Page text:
1857 Sylvester Marsh, while climbing Mount Washington encounters bad weather, causing him to pursue the idea of a railway up the mountain.
1858 Sylvester Marsh applies to the NH legislature for charters to build steam railways on Mounts Lafayette and Washington. The New Hampshire legislature thinks the idea impossible and suggests he amend his charter and continue his railway to the moon.
1865 Sylvester Marsh forms the Mount Washington Steam Railway Company with $5,000.00 of his own money Other early stockholders were Cheney Express Company, his son John Marsh, Nathaniel White, Boston, Concord and Montreal RR, Connecticut and Passumpsic RR, The Concord RR, and the Northern RR.
1866 Locomotive #1, Hero, makes several demonstration runs on a rustic, temporary track on August 29th. Construction started on the track and approximately 1/2 mile was built that year.
1867 Work continues an the track and improvements at the base. The line was continued to about 1 mile up the mountain to the location of the present Waumbek tank.
1868 Track work resumed in May and continued until October when a fierce winter storm caused work to be stopped immediately about 500' from the summit. During this period the famous Jacob's Ladder trestle was built. The trestle is 300' long and it has a grade of 37.41%. The first paying customers rode from the Base to just above Jacob's ladder. A second locomotive is needed and Walter Aiken is contracted to build it, starting a life-long involvement for Aiken which would last until 1893.
1869 Work resumed in June and the Cog Railway is completed to the summit of Mount Washington on July 3rd. President Ulysses S. Grant and his family are among the passengers in August.
1870 Railway runs with regularly scheduled runs. Locomotive fleet is now 3.
1875 First engine with horizontal boiler is built.
1876 Branch line from Fabyans to the Base was built. This line allowed passengers to depart from Boston and points beyond and travel to the summit of Mount Washington entirely by rail! A transfer station was located at the Base at the site of the present shops. Parts of the line are still very much in evidence today, including several trestles.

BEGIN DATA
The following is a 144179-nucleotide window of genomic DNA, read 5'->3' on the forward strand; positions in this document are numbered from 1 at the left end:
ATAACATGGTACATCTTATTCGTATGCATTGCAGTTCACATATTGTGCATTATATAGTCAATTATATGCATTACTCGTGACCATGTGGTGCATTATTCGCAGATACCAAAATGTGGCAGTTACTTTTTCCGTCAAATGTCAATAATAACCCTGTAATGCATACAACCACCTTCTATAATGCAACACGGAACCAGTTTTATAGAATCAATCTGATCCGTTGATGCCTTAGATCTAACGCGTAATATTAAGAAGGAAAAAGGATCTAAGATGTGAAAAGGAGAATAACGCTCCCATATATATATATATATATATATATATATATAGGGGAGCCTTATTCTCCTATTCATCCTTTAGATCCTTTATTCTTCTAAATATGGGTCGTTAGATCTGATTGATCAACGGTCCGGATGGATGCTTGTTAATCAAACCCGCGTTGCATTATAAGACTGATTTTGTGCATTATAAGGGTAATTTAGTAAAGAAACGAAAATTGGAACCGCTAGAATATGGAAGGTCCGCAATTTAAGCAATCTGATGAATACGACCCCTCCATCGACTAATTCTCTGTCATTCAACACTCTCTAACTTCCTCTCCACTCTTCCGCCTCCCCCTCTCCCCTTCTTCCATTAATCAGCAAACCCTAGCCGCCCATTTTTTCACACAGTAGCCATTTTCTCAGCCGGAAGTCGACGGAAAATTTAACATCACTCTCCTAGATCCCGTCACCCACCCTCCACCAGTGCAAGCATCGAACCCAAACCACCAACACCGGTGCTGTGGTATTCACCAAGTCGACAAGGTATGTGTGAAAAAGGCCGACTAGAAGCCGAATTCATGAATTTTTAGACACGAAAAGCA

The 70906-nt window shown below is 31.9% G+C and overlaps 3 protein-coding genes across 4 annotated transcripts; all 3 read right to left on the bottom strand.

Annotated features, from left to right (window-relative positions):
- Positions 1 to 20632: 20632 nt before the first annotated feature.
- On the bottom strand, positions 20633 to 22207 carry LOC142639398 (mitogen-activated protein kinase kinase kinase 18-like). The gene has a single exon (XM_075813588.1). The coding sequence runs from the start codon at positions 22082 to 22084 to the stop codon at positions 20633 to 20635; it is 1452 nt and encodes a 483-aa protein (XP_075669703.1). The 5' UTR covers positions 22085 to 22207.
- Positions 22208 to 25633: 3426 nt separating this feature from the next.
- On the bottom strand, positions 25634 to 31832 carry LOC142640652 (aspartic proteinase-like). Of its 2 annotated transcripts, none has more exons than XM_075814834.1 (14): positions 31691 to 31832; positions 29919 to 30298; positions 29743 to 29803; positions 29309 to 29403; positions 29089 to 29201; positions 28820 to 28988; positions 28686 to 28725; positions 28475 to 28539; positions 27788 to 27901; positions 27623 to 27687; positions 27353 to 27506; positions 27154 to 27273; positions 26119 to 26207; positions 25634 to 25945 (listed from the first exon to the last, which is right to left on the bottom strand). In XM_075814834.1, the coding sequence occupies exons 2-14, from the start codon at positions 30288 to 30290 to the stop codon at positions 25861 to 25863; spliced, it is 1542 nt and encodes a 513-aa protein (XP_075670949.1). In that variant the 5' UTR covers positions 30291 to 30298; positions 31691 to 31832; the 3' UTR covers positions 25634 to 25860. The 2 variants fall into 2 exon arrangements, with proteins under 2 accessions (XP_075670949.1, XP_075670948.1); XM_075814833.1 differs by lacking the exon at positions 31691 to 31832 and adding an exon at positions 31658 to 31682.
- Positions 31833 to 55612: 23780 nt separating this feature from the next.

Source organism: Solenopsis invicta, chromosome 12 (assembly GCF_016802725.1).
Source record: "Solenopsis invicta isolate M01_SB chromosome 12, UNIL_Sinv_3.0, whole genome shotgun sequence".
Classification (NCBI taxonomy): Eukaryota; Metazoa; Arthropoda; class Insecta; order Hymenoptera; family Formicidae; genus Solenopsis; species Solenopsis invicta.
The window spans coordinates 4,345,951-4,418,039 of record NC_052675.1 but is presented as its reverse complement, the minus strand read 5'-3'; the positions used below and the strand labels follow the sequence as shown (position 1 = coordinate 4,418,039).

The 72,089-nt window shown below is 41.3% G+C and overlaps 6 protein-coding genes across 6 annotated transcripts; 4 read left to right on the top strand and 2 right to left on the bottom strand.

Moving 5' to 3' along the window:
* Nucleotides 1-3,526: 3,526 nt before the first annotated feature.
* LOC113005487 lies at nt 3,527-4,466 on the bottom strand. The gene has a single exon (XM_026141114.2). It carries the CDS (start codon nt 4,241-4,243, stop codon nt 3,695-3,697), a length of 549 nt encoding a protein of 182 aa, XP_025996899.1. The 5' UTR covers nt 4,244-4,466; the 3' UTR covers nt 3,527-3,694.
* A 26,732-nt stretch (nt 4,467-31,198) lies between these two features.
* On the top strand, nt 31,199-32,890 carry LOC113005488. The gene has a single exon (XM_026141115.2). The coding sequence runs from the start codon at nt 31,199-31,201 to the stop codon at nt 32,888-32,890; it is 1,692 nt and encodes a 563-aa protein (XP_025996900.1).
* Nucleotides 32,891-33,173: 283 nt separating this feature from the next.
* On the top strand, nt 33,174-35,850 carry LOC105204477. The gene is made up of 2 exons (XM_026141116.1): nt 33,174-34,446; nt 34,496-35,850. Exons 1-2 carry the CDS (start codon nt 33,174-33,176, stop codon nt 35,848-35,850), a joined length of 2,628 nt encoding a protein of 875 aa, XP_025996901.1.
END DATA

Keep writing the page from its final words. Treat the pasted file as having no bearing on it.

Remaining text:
1883 A cog railway was built on Green Mountain (Cadillac Mountain today) on Mount Desert Island in Maine. It's construction were extremely similar to Mount Washington's. The two engines were later purchased and brought to Mount Washington.
1884 Sylvester Marsh dies in Concord, NH at the age of 81. Mount Washington railway comes under control of the Concord and Montreal Railroad.
1886 Walter Aiken becomes President of the Mount Washington Railway Company and remained so until his death from a hunting accident in 1893.
1894 Boston and Maine Railroad acquires the Cog.
1895 Fire in the B&M's Lyndonville Shop in Vermont destroys several locomotives. It was the practice of the B&M to move the Cog engines there for service.
1908 Engine #9 Waumbek is delivered. Last new locomotive for 65 years.
1910 Locomotives converted from wood to coal burning.
1929 Old Peppersass makes a return to the mountain and her final run, which ended in disaster.
1930 Branch line from Fabyans was discontinued.
1931 Colonel Henry N. Teague buys the Cog.
1938 Great hurricane destroys much trackwork including Jacob's Ladder. Marshfield Station is built.
1941 First of three switches is built at the Base. Switch at Waumbek Tank followed soon after.
1942 Skyline Switch built.
1943 Cog Railway shut down for 1943, 44, and 45
1951 Arthur S. Teague becomes General Manager following Henry Teague's death.
1958 First aluminum passenger coach "Chumley" built at the Cog shops.
1961 Arthur Teague becomes the owner of the Cog.
1963 Second aluminum passenger coach "Thelma" built at the Cog shops.
1967 Ellen Teague assumes ownership following the death of her husband, Arthur.
1969 The Cog Railway celebrates 100 years of existence. Glen Kidder writes the first comprehensive story of the Cog in his book, Railway to the Moon.
1972 Engine #10, the Colonel Teague becomes the first new engine since 1908. It was built at the Cog shops.
1976 Experimental diesel "Spirit of '76" was built at the Cog shops. While never fully operational, its intended use as a spare and work engine remains viable.
1984 Electricity is brought in on the Base Road allowing winter work in the shops. A crew now works at the Cog all year long. Donald Bray writes an up to date history of the Cog in his book They Said it Couldn't be Done.
1983 Engine #8 Tip Top is built at the Cog Shops. Ellen Teague sells the Cog to a group of NH businessmen.
1984 Major overhauls begin on engines and tracks.
1994 Brand new Marshfield Station is dedicated on the 125th. anniversary of the Cog. New Victorian styled building contains a restaurant, gift shop, museum and restrooms.
1995 U.S. Postal Service dedicates 20 cent stamp featuring MW Cog engine. The engine featured is the Cloud built by Walter Aiken.
1997 All new 70 passenger coach, #6 is built at the Cog Shop and put into service. Ridership breaks records.
1998 Two new 70 passenger coaches, #1, #3 are built at the Cog Shop. Marshfield Station is lost to fire after a severe lightning storm.
Sylvester Marsh Walter Aiken
Special thanks to Mr. Donald Bray for his suggestions and review of this page. He is the author of They Said it Couldn't beDone.
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